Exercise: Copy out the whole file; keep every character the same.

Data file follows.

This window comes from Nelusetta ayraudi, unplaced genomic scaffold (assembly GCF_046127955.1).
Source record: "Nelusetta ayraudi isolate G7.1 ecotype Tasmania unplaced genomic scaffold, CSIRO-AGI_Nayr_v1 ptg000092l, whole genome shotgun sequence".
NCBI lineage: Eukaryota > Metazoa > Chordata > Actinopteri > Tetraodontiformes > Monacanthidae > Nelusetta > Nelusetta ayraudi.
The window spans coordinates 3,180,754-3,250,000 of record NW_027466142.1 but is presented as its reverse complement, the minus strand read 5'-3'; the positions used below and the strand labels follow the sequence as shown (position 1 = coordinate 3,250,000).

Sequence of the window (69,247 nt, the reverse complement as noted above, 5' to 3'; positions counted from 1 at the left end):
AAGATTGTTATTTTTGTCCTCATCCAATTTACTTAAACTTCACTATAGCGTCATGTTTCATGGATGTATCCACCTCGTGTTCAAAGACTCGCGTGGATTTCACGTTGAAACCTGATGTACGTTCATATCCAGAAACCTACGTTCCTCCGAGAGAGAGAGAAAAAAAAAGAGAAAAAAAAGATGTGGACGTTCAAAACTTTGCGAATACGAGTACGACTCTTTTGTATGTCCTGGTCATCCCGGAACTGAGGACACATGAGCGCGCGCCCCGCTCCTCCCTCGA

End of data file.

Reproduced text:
This window comes from Nelusetta ayraudi, unplaced genomic scaffold (assembly GCF_046127955.1).
Source record: "Nelusetta ayraudi isolate G7.1 ecotype Tasmania unplaced genomic scaffold, CSIRO-AGI_Nayr_v1 ptg000092l, whole genome shotgun sequence".
NCBI lineage: Eukaryota > Metazoa > Chordata > Actinopteri > Tetraodontiformes > Monacanthidae > Nelusetta > Nelusetta ayraudi.
The window spans coordinates 3,180,754-3,250,000 of record NW_027466142.1 but is presented as its reverse complement, the minus strand read 5'-3'; the positions used below and the strand labels follow the sequence as shown (position 1 = coordinate 3,250,000).

Sequence of the window (69,247 nt, the reverse complement as noted above, 5' to 3'; positions counted from 1 at the left end):
AAGATTGTTATTTTTGTCCTCATCCAATTTACTTAAACTTCACTATAGCGTCATGTTTCATGGATGTATCCACCTCGTGTTCAAAGACTCGCGTGGATTTCACGTTGAAACCTGATGTACGTTCATATCCAGAAACCTACGTTCCTCCGAGAGAGAGAGAAAAAAAAAGAGAAAAAAAAGATGTGGACGTTCAAAACTTTGCGAATACGAGTACGACTCTTTTGTATGTCCTGGTCATCCCGGAACTGAGGACACATGAGCGCGCGCCCCGCTCCTCCCTCGA